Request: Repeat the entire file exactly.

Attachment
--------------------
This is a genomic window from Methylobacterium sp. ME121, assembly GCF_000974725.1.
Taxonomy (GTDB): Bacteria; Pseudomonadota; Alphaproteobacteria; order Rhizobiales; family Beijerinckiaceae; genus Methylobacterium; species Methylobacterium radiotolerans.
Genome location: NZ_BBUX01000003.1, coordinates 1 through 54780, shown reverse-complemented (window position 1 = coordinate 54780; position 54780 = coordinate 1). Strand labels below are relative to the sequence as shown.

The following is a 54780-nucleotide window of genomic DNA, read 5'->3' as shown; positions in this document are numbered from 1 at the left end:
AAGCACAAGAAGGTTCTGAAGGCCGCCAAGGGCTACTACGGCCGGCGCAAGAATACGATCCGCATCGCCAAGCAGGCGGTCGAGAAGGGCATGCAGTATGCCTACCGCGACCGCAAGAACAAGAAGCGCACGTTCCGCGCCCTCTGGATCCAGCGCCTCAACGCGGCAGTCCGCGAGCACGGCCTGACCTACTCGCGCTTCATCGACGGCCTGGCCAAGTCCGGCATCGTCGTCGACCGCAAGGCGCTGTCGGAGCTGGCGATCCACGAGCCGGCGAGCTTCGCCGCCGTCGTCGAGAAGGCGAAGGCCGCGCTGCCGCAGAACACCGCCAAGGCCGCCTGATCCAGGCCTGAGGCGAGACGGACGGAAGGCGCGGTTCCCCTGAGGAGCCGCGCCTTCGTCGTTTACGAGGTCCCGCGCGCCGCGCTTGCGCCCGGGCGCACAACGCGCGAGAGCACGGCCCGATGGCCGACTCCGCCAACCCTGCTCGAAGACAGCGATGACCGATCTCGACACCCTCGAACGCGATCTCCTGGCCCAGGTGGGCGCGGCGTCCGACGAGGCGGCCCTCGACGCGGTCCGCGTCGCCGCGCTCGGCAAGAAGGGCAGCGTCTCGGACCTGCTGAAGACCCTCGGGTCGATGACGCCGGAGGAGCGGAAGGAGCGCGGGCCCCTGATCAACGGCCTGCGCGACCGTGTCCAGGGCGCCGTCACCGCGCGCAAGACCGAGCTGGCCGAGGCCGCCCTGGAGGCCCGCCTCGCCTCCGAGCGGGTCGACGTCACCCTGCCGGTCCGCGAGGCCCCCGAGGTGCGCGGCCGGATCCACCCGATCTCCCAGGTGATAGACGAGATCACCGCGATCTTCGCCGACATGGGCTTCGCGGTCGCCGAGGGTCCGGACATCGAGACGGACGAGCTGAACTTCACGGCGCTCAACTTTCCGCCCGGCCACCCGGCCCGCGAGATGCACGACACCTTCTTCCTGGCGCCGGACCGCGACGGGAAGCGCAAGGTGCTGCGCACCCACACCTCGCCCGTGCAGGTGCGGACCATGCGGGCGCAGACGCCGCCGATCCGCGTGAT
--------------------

This is a genomic window from Methylobacterium sp. ME121, assembly GCF_000974725.1.
Taxonomy (GTDB): Bacteria; Pseudomonadota; Alphaproteobacteria; order Rhizobiales; family Beijerinckiaceae; genus Methylobacterium; species Methylobacterium radiotolerans.
Genome location: NZ_BBUX01000003.1, coordinates 1 through 54780, shown reverse-complemented (window position 1 = coordinate 54780; position 54780 = coordinate 1). Strand labels below are relative to the sequence as shown.

The following is a 54780-nucleotide window of genomic DNA, read 5'->3' as shown; positions in this document are numbered from 1 at the left end:
AAGCACAAGAAGGTTCTGAAGGCCGCCAAGGGCTACTACGGCCGGCGCAAGAATACGATCCGCATCGCCAAGCAGGCGGTCGAGAAGGGCATGCAGTATGCCTACCGCGACCGCAAGAACAAGAAGCGCACGTTCCGCGCCCTCTGGATCCAGCGCCTCAACGCGGCAGTCCGCGAGCACGGCCTGACCTACTCGCGCTTCATCGACGGCCTGGCCAAGTCCGGCATCGTCGTCGACCGCAAGGCGCTGTCGGAGCTGGCGATCCACGAGCCGGCGAGCTTCGCCGCCGTCGTCGAGAAGGCGAAGGCCGCGCTGCCGCAGAACACCGCCAAGGCCGCCTGATCCAGGCCTGAGGCGAGACGGACGGAAGGCGCGGTTCCCCTGAGGAGCCGCGCCTTCGTCGTTTACGAGGTCCCGCGCGCCGCGCTTGCGCCCGGGCGCACAACGCGCGAGAGCACGGCCCGATGGCCGACTCCGCCAACCCTGCTCGAAGACAGCGATGACCGATCTCGACACCCTCGAACGCGATCTCCTGGCCCAGGTGGGCGCGGCGTCCGACGAGGCGGCCCTCGACGCGGTCCGCGTCGCCGCGCTCGGCAAGAAGGGCAGCGTCTCGGACCTGCTGAAGACCCTCGGGTCGATGACGCCGGAGGAGCGGAAGGAGCGCGGGCCCCTGATCAACGGCCTGCGCGACCGTGTCCAGGGCGCCGTCACCGCGCGCAAGACCGAGCTGGCCGAGGCCGCCCTGGAGGCCCGCCTCGCCTCCGAGCGGGTCGACGTCACCCTGCCGGTCCGCGAGGCCCCCGAGGTGCGCGGCCGGATCCACCCGATCTCCCAGGTGATAGACGAGATCACCGCGATCTTCGCCGACATGGGCTTCGCGGTCGCCGAGGGTCCGGACATCGAGACGGACGAGCTGAACTTCACGGCGCTCAACTTTCCGCCCGGCCACCCGGCCCGCGAGATGCACGACACCTTCTTCCTGGCGCCGGACCGCGACGGGAAGCGCAAGGTGCTGCGCACCCACACCTCGCCCGTGCAGGTGCGGACCATGCGGGCGCAGACGCCGCCGATCCGCGTGAT